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  • Creating the Perfect One-Sheet

    May 7th, 2012

    With the Great American Pitchfest in less than a month, I know many of you are preparing your pitch, getting your script in shape, and figuring out what your strategy should be to maximize your pitchfest experience. But how many of you have completed your one-sheet?

    If your hand isn’t raised – you aren’t ready to pitch! One-Sheets are an absolute must if you are going into a pitch meeting, especially at a pitchfest event. It’s what you are going to give the executives at the conclusion of your pitch that will allow them to remember you and your story a week or two after the event, when they finally go through everything and decide what they want to read. If your pitch is your first impression, the one-sheet is your lasting impression.

    It’s the only way the executive, who has listened to 50-100 pitches that day, is going to be able to remember you after the salient details of your glorious 5 minute pitch have escaped them.  I write my comments on your one-sheet the second you leave the table – Yes, no, great concept, bad story, liked her, hated him, ask for script, totally retarded, smelled bad – whatever.   

    Your one-pager (another term for one-sheet) is your calling card and you should always keep one on you at all times. Even if the event you’re pitching at tells you not to!

    It’s not just a selling tool for your story, but also for yourself. It differs from a synopsis in a few ways. First, as its name dictates, it’s only ONE page.  Secondly, unlike the synopsis which is just about your story, your one-sheet can be a bit about you as well. It’s much closer to the query letter but without the letter aspects. You don’t need the greeting or closing, but a good one-sheet should include the following:

    –  Your name

    –  The title of your screenplay

    –  Your contact info including email (even if they have it already)

    –  The genre of your script

    –  The logline of your script

    –  If appropriate, 1-2 lines that state anything special about you that pertains to your story or the film business in general just like in your query letter. Or mention of any major contest wins, produced projects, etc.

    –  Then, 1-3 VERY short paragraphs (about 8-12 lines on the page) about your story, your world, your protagonist and what they must accomplish, what is against them, and what’s on the line.  It should be a bit more stylized than your synopsis, which means your voice as a writer should shine through.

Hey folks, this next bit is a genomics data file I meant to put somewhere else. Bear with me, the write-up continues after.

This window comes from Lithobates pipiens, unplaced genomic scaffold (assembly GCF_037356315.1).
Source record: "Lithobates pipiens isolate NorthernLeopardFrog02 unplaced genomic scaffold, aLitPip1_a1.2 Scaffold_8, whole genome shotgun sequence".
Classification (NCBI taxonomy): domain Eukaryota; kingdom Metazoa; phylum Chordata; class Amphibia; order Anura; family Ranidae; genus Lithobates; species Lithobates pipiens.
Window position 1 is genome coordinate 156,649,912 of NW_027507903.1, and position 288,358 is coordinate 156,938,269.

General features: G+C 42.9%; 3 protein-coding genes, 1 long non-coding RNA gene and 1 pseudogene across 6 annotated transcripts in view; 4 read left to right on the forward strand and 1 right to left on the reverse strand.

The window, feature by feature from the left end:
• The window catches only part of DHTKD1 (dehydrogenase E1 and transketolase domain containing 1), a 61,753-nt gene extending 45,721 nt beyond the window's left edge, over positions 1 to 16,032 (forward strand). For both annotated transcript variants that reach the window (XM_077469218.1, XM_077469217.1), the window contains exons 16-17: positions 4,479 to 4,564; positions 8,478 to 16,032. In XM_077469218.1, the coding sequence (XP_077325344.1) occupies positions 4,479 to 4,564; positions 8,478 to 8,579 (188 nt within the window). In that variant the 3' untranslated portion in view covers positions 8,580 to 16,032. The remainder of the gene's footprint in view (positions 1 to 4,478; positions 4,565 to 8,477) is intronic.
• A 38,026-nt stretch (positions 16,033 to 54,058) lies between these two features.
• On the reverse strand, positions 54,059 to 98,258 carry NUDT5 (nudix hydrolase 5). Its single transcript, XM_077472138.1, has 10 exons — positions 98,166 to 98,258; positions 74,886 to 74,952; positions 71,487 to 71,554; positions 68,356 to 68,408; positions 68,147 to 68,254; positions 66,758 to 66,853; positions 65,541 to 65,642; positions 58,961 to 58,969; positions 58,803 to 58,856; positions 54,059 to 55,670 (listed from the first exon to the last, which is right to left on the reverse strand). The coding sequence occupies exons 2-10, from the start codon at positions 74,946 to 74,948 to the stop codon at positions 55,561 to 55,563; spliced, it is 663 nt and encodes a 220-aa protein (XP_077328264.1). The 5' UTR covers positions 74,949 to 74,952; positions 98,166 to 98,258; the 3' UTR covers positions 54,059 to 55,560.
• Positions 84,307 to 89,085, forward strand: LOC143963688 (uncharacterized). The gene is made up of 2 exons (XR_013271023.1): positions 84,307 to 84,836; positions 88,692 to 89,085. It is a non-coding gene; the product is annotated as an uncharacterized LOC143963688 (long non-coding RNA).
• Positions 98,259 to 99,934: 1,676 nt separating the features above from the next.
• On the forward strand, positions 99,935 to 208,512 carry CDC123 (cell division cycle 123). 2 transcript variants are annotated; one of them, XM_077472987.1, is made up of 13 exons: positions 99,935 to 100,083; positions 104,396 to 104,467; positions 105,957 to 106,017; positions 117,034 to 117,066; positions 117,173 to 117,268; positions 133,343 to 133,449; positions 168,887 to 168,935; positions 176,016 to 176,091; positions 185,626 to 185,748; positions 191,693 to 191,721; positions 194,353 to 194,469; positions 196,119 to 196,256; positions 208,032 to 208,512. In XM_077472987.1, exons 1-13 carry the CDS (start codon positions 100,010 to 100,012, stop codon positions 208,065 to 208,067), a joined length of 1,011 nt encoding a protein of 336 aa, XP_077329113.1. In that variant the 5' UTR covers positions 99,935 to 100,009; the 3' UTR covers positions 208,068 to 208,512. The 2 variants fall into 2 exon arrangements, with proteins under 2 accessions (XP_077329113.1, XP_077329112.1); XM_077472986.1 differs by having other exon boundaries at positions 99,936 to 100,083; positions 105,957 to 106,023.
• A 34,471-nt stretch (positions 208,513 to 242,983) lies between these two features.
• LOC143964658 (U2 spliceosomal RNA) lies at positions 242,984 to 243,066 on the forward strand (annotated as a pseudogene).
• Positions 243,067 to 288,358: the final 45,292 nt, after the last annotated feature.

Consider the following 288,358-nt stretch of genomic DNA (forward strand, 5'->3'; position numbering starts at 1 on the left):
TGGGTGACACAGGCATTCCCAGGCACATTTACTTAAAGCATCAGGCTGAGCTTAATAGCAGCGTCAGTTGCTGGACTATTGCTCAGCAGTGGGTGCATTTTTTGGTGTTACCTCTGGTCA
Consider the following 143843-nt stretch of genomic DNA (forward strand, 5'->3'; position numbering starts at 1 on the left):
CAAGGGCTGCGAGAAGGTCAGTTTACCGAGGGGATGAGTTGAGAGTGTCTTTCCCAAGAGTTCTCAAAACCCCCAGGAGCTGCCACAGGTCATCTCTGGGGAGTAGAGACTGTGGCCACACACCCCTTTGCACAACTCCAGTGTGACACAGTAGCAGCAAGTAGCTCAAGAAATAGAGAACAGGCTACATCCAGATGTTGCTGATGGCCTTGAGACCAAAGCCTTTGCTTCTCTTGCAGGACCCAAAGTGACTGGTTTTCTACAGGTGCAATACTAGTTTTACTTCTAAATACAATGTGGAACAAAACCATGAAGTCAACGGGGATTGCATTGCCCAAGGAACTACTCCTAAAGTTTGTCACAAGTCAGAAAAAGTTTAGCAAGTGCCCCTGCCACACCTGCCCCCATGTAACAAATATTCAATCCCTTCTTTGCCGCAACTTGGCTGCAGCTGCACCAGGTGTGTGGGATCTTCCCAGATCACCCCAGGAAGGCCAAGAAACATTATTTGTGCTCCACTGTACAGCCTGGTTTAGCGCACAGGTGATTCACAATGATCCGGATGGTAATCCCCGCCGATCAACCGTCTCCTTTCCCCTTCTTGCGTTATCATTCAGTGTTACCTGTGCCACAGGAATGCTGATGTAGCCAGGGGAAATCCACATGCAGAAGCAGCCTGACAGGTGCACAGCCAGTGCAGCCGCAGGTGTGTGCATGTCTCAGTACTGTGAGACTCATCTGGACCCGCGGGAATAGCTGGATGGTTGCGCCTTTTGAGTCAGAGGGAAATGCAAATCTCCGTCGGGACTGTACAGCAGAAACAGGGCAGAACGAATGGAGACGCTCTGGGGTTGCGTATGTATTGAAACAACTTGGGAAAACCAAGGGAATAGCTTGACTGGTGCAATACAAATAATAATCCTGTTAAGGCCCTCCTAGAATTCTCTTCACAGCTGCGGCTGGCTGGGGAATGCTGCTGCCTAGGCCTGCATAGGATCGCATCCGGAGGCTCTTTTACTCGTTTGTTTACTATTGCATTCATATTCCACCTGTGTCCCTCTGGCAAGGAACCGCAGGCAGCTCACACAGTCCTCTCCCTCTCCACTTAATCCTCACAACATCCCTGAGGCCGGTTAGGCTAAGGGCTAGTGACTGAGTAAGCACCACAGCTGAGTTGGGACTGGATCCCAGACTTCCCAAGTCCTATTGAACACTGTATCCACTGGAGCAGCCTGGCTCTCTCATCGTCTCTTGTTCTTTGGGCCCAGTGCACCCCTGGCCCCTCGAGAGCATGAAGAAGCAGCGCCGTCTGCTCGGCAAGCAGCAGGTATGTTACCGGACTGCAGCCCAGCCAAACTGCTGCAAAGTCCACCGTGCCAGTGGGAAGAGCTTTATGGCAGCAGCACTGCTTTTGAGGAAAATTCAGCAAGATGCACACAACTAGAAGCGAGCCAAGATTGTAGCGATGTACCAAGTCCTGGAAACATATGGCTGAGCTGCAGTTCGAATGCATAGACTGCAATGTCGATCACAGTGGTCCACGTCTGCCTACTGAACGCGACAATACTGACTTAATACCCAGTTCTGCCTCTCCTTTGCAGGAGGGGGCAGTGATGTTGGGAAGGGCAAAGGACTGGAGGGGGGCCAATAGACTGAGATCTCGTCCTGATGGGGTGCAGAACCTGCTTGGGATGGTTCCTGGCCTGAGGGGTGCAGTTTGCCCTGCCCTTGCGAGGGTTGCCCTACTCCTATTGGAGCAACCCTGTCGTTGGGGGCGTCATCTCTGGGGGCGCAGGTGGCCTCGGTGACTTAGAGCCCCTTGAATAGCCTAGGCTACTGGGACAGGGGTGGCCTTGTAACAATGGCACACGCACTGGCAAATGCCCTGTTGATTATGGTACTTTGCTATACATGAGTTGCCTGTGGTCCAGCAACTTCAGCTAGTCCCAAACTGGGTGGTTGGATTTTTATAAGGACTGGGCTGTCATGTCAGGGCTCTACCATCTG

–  Much like the query letter, you should not give away your ending, but you should tease and intimate your awesome ending – let the exec know that your story builds to something exciting.

    On a one-sheet, you can also include at the bottom a few more titles with genre and logline of other projects you have written (if you have others), because the executive might not like your project, but they might like YOU, and want to know what else you’ve done.

    And incredibly important for your one-sheet — no typos or grammatical errors!! If you cannot write a half a page without a typo or mistake, then you are sloppy or lazy and I don’t want to read your script. I know many execs who will throw away a one-sheet with a typo on it.

    Execs can tell if someone can write by their one-sheet, and they often will not ask for a script if the one-sheet is unimpressive, bland, boring, or doesn’t tell them anything.

    The paper shouldn’t be boring. You shouldn’t doodle little animals on it or anything, but I find that the one-pagers I keep and the ones I take more notice of have something different on the page. They are a bit more visual, perhaps there’s a picture or pattern on the page that connects with your story, or they are printed on a slightly harder stock of paper than regular printer paper. It doesn’t need professional graphic design, but I’ve seen many one-sheets that are basically the poster for the movie on one side and the synopsis and other information on the other.

    Just like with your pitch – the more visual a one-sheet is, the more memorable it will be. Is an exec not going to read your script because your one sheet isn’t visually stimulating? No, of course not. But you are trying to do things that make you stand out, in a good way. Executives may tell you it doesn’t matter, but subconsciously, it does. People like shiny objects. It’s how Transformers got made. So if there is something visually stimulating – not detracting or distracting – but stimulating about the page, chances are execs will pay more attention to it.

    But one thing you should NOT do – is put the actor you want in your movie on your one-sheet. Nothing will scream amateur more than a photo-shopped picture of Adam Sandler!

    However you design it, I cannot express to you the importance of having one. Writers always ask if a business card is good enough. As far as getting an exec your contact info, a business card works. But even if the title of your script is printed on that card, that’s not going to remind the executive about your story or your pitch or some of those key words you dropped during your pitch. Business cards get lost, they fall out of pockets or bags, get thrown away, etc. A one-sheet is a preferred.

    Some people say one-sheets are unnecessary and that if you don’t write them, an executive will have no choice but to ask for your script instead. Those people are complete morons. They have another option…not asking for anything! And if they were on the fence about your project, not having a one-sheet makes it that much easier for them to forget you were ever there.

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